Some had wheels that flipped, but these needed to be pulled or pushed. Some of the early 19th-century push toy trains were made from tinplate, such as the large, durable, stylized locomotive toys in the U.S., that were painted gold and red and decorated with hearts and flowers. model trains in tucson
Around 1875, technological advancements in materials and manufacturing allowed tin to be stamped, cut, rolled, and lithographed faster than ever before.
Toy trains were altered when Märklina German firm which specialized in doll house accessories, sought to create an equivalent toy for boys where a continuous revenue stream could be ensured by purchasing add-on accessories for years after the initial purchase. Along with boxed sets containing a train and track, Märklin offered additional track, rolling stock, and buildings sold separately, creating the predecessor to the modern model train layout featuring buildings and scenery along with a working train.
Electric trains followed, with the first appearing in 1897, made by the U.S. company Carlisle & Finch. As home use of power became more prevalent from the early 20th century, electric trains gained popularity and as time went on, these electric trains grew in sophistication, gaining light, the ability to change direction, to emit a whistling noise, to smoke, to couple and uncouple cars and even load and unload freight. Toy trains from the first half of the 20th century were frequently made of lithographed tin; afterwards trains were frequently made mainly of plastic.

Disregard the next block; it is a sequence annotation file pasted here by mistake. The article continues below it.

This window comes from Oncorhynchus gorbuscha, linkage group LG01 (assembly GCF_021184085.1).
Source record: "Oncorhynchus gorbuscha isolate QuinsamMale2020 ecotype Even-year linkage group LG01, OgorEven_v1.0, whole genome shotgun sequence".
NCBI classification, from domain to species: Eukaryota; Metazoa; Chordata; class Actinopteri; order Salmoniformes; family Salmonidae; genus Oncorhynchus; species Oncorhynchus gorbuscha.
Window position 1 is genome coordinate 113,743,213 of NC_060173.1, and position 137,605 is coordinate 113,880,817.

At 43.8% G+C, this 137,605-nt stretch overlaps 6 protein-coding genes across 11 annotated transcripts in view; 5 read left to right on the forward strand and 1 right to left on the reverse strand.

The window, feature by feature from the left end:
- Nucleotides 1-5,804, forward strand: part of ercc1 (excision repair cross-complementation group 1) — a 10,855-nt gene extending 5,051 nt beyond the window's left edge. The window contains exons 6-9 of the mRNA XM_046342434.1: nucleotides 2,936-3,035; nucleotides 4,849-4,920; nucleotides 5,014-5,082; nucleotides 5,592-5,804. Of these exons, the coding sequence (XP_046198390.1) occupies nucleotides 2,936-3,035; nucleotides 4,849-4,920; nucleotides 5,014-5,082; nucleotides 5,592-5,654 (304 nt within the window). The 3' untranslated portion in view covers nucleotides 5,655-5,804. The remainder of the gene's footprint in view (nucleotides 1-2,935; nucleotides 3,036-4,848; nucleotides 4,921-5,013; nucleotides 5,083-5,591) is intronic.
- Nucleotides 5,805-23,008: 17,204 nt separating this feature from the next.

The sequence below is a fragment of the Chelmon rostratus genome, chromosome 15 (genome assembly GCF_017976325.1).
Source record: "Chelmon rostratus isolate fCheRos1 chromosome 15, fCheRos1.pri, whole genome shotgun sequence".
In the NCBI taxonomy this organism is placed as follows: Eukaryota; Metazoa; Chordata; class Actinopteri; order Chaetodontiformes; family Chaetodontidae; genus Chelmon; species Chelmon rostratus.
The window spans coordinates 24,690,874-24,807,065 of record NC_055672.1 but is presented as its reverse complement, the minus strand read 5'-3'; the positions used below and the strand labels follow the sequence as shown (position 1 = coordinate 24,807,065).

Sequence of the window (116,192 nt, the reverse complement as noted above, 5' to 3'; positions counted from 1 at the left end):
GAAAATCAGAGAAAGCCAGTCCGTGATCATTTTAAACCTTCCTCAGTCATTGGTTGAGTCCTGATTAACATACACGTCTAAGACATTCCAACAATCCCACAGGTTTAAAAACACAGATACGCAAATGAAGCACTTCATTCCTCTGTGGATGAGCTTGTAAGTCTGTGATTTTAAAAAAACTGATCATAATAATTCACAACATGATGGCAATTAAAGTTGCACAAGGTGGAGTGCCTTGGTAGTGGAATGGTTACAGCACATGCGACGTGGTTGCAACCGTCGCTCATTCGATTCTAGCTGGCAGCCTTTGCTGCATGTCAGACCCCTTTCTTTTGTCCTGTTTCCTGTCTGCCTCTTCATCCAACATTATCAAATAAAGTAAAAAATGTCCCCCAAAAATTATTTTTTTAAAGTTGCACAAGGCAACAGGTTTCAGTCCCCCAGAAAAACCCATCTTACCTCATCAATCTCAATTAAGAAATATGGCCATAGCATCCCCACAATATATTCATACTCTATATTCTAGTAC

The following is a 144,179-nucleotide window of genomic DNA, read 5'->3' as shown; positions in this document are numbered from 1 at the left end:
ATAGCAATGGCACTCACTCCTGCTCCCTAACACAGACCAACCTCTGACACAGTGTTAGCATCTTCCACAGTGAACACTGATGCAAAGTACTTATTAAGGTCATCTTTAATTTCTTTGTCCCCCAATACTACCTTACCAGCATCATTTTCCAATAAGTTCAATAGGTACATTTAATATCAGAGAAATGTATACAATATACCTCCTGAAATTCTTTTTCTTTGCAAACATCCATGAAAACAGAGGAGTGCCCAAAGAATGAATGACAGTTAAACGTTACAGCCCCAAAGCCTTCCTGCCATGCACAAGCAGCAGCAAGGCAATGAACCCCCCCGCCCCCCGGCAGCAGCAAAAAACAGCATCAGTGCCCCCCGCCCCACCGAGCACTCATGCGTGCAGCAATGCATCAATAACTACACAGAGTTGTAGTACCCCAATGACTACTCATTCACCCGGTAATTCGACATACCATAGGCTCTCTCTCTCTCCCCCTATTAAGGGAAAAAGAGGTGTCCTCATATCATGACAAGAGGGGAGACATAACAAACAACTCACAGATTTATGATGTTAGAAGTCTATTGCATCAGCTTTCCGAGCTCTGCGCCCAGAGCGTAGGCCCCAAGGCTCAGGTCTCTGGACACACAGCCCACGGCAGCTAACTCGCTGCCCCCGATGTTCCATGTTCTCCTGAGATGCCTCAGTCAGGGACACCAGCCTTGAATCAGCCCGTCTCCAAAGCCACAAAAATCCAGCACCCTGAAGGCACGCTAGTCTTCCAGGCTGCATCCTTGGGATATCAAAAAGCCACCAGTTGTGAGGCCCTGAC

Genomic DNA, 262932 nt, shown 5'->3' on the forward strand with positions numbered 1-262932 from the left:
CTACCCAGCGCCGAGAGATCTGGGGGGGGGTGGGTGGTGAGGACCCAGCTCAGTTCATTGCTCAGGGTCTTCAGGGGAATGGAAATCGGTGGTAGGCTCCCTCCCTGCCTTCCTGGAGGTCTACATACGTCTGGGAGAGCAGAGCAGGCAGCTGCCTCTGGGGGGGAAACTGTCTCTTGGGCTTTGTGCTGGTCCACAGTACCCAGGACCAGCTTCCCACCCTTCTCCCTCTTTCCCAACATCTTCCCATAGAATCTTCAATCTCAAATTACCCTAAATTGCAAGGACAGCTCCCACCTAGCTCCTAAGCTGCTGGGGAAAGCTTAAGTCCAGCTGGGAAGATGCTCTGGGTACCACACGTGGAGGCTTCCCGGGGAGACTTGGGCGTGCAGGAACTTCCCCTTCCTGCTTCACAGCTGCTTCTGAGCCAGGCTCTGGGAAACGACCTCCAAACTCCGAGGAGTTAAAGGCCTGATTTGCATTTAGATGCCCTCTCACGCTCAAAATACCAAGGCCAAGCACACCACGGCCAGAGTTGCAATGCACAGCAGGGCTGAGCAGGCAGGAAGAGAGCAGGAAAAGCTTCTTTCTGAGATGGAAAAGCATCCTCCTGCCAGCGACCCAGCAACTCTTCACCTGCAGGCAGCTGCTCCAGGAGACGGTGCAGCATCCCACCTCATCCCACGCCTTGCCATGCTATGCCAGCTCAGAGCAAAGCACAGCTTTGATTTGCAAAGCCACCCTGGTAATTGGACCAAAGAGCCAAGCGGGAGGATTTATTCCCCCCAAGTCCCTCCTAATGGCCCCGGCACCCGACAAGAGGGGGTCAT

Pull toys and wind-up trains were marketed towards children, while electrical trains were marketed towards teenagers, particularly teenaged boys. Consumer interest in trains as toys waned in the late 1950s, but has experienced resurgence since the late 1990s due in large part to the popularity of Thomas the Tank Engine.
Now, S gauge and O gauge railroads are still considered toy trains by their own adherents and are often accessorized with semi-scale model buildings by Plasticville or even K-Line (who owns the rights to the Plasticville-like buildings created by Marx from the 1950s to the 1970s). However, as a result of their high price, one is more likely to find an HO scale or N scale train set in a toy shop than a O scale collection.
Many modern electrical toy trains contain sophisticated electronics which exude digitized sound effects and permit the operator to securely and easily run several remote control trains on one loop of course. In the last few decades, many toy rail operators may operate a train with a TV camera in the front part of the motor and hooked up to a screen, such as pc monitor. This will show a picture, similar to that of a genuine (smaller size) railroad.
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